Here’s a name drop I don’t deserve: Many years ago I attended Slow Food’s Terra Madre food conference in Turin, Italy. I happened to be standing in line to get a slice of freshly-made focaccia di Recco, and next to me stood Alice Waters.
We watched the bakers stretch impossibly thin sheets of rolled-out dough over a giant circle of the same paper-thin dough topped with gobs of fresh stracchino cheese, then crisp and melt everything in a pizza oven before slicing it and handing over wedges.
To be clear, me and Alice Waters, who through Chez Panisse and her Edible Schoolyard Project has done as much, or more, to improve the way Americans eat as any living person, weren’t waiting together, but we did both bite into our slices at the same time, and we both had that same reaction: oh-my-God. Her reaction stuck with me: Waters had been everywhere and tasted everything, but still had that ability to get weak-kneed at something new and delicious. She said something out loud like how popular this focaccia would be in the States. I said something dumb in response, I’m sure, then returned to the end of the line.
Focaccia di Recco, a Ligurian dish that has never really made its mark across the Atlantic, is two layers of thin crisp dough with a middle of oozing salty cheese. It’s as if pizza decided to make a life change, simplify and focus on its three best qualities: crispy, oily and cheesy.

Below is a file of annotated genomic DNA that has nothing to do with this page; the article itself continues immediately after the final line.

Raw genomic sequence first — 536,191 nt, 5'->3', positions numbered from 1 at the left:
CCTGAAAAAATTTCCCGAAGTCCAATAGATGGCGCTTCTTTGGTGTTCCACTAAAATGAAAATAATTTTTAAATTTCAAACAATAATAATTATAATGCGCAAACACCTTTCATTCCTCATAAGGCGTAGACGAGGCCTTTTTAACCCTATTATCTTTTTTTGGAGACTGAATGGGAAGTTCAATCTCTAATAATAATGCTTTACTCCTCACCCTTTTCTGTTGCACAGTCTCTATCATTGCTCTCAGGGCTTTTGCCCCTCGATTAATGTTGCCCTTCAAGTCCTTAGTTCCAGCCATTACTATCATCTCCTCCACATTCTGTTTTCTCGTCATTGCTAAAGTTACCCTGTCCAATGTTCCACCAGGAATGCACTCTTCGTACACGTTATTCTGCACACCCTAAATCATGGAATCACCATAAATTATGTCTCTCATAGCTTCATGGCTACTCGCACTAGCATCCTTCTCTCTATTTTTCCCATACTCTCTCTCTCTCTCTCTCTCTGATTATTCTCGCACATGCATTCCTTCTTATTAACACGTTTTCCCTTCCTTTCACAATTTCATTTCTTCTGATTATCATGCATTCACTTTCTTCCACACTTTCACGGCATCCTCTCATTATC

A few years after my initiation in Turin, Factory Kitchen opened in downtown L.A., and the brilliant Chef Bobo Ivan put focaccia di Recco on his menu— the only place to find it at the time, and still the best.
During lockdown I decided I’d make it myself, but only when I came across a recipe in La Cucina Italiana did I succeed to begin to emulate what made Alice Waters and me swoon, together, in Turin.
To make focaccia di Recco you roll a simple, olive-oil enriched dough out very, very thin, plop on fresh crescenza cheese (also known as stracchino), top with another thin sheet of dough, brush with olive oil, sprinkle with salt and bake for few minutes. The rolling is easier than you think. I used “00” flour and real crescenza, which I found at Eataly (whose very first store, by the way, is in an old vermouth factory in Turin).
How’d it come out? Not as good as Turin, not as good as Chef Bobo’s—but so, so close.
Focaccia di Recco
(The original recipe in La Cucina Italiana seems to have too little flour and cheese. I’ve corrected that here.)
1 1/3 cup “00” pizza flour (approximate)
pinch of salt
5 ounces water
2 T. olive oil
1 pound crescenza cheese
Make a dough: Place flour and a pinch of salt in a bowl, making a well in the center. Add olive oil and water and mix to combine into a soft but pliable dough. You may need more or less flour until you get a nice pizza dough consistency. Divide and shape into two balls, cover with a towel and set aside. Preheat oven to its hottest setting, at least 485 degrees.
Roll dough out very thin. Place on a parchment-lined sheet pan, round or rectangular. Spoon gobs of cheese evenly all around, then top with a second layer of thinly-rolled out dough and press to seal the edges. Brush with olive oil, sprinkle with salt, and pinch holes with your fingers all around. Bake for 12 minutes, slice and serve.
This article was originally published on the Forward.